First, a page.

On the left is Mt. St Helens displaying how the Earth burps carbon from the deep Earth into the livable Earth. On the top right is Ol Doinyo Lengai, possibly the world's strangest volcano. It erupts carbonatite lava, a fringe consequence of the deep earth carbon cycle. Lower right, are modern analogs of the oldest known living things on earth, stromatolites. Unfortunately, it is likely that aliens look more like those and less like Chewbacca.
So... partially because it is International Earth Day, you might want to read this:
It is rare for there to be articles written for a general audience that capture a cool basic question in Earth Science, without mostly addressing the polarizing political issues surrounding them(hazard prediction, climate change, resource scarcity etc...). I think the Earth's carbonate-silicate cycle is extremely under appreciated, and thought this article did a decent job talking about it.
This is a typical cartoon used to illustrate the Carbonate-Silicate Cycle:
It came from this website where you can see the chemistry spelled out a little more
A hazard I would caution people about when reading an article like this, is many of the concepts "explained" in the article should be regarded as the "current/exciting lines of inquiry" and not the "status of known truth."
A challenge in teaching/explaining geology to people is the tension between the fact that what actually happened in the past, and how you study natural history are two very separate things, that you aspire to make relatable. For the sake of brevity, it is usually impossible to preserve that distinction in a popular article.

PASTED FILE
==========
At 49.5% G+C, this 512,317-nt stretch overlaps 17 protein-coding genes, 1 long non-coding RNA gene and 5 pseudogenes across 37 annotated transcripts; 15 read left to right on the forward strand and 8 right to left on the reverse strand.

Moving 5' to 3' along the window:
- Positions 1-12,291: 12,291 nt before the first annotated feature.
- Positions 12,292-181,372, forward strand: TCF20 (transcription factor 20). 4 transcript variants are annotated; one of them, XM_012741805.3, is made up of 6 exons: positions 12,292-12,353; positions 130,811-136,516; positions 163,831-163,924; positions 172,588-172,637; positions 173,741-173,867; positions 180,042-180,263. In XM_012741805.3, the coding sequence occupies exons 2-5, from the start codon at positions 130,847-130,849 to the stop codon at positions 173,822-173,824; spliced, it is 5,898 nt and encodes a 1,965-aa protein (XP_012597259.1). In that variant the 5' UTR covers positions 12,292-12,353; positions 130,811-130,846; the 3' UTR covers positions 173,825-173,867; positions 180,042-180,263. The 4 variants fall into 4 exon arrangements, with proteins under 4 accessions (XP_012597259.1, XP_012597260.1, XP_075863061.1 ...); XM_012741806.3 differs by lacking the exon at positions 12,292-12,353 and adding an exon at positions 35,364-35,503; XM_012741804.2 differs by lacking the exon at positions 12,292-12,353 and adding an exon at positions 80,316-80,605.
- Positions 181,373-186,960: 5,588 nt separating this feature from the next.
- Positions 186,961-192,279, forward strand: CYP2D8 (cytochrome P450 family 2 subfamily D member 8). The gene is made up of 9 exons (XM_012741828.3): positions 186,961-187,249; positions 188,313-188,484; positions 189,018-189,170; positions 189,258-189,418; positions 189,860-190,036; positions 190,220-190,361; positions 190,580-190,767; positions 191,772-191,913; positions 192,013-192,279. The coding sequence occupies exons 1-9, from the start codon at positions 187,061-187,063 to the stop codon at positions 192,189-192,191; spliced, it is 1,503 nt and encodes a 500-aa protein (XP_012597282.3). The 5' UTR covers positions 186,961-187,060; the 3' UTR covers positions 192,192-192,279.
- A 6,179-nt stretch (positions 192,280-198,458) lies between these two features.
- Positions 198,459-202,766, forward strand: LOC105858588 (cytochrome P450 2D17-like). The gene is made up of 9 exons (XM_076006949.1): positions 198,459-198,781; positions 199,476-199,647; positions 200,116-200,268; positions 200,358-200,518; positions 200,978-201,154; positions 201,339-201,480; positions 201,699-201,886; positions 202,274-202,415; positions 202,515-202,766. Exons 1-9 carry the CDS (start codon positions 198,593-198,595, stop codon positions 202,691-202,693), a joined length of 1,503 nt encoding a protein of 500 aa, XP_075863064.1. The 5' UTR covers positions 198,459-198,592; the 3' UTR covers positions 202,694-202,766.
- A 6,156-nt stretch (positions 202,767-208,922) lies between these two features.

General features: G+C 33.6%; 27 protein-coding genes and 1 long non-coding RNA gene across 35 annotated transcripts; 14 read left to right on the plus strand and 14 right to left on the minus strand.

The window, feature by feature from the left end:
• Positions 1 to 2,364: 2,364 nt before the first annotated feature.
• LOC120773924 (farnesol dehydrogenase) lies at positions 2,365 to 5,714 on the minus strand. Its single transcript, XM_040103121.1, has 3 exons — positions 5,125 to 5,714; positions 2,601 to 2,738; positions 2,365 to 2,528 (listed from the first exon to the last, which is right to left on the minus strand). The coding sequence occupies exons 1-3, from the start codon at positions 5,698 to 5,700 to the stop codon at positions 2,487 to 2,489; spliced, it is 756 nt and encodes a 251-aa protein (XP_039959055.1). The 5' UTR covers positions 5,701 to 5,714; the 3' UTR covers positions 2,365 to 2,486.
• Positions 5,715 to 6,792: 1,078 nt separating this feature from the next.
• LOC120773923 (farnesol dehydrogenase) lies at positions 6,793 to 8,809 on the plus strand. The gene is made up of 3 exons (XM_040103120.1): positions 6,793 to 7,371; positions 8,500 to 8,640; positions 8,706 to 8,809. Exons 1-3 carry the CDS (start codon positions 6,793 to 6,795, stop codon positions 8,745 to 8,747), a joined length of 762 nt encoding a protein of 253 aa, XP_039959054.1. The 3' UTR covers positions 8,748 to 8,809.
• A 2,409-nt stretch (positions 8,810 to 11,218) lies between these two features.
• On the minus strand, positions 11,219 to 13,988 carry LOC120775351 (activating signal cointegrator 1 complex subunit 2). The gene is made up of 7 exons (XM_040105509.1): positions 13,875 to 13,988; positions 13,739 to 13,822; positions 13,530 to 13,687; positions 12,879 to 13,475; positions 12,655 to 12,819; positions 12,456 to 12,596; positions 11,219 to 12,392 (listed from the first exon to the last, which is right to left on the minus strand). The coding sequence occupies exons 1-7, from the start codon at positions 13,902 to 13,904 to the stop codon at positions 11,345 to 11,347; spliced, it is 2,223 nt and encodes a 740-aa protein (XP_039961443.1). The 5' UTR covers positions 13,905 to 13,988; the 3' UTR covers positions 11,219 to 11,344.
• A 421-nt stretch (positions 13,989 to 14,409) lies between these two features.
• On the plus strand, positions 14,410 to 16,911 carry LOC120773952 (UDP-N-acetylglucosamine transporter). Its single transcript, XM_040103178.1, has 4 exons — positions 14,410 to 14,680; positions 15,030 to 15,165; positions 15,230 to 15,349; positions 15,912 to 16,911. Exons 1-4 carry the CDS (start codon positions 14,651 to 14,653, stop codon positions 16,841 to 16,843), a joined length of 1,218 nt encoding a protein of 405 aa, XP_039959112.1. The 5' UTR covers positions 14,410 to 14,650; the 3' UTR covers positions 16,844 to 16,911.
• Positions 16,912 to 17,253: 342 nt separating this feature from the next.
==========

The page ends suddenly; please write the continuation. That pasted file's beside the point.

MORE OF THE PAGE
For example, models of mantle water compositions and their potential historical effects are extremely useful. They are not the same as knowing what the mantle's water composition is, how it varies locally(the mantle is a big place), how it has varied through time, how it is affected by sedimentation rates, and what it's overall effect on geochemical cycles has been and will be. Those are some of the hardest and best questions being asked by petrologists. Models, are essential to determining why those questions matter and formulating them in the best way possible, they are not the answers.
The idea that Plate Tectonics has affected the evolution of life is an old idea in Plate Tectonics. The evidence of how it has done so is readily observed in the fossil record.
The notion that life has affected plate tectonics is not new either. What is new, is every year our ways of potentially measuring how life has affected plate tectonics, get less speculative and more productive.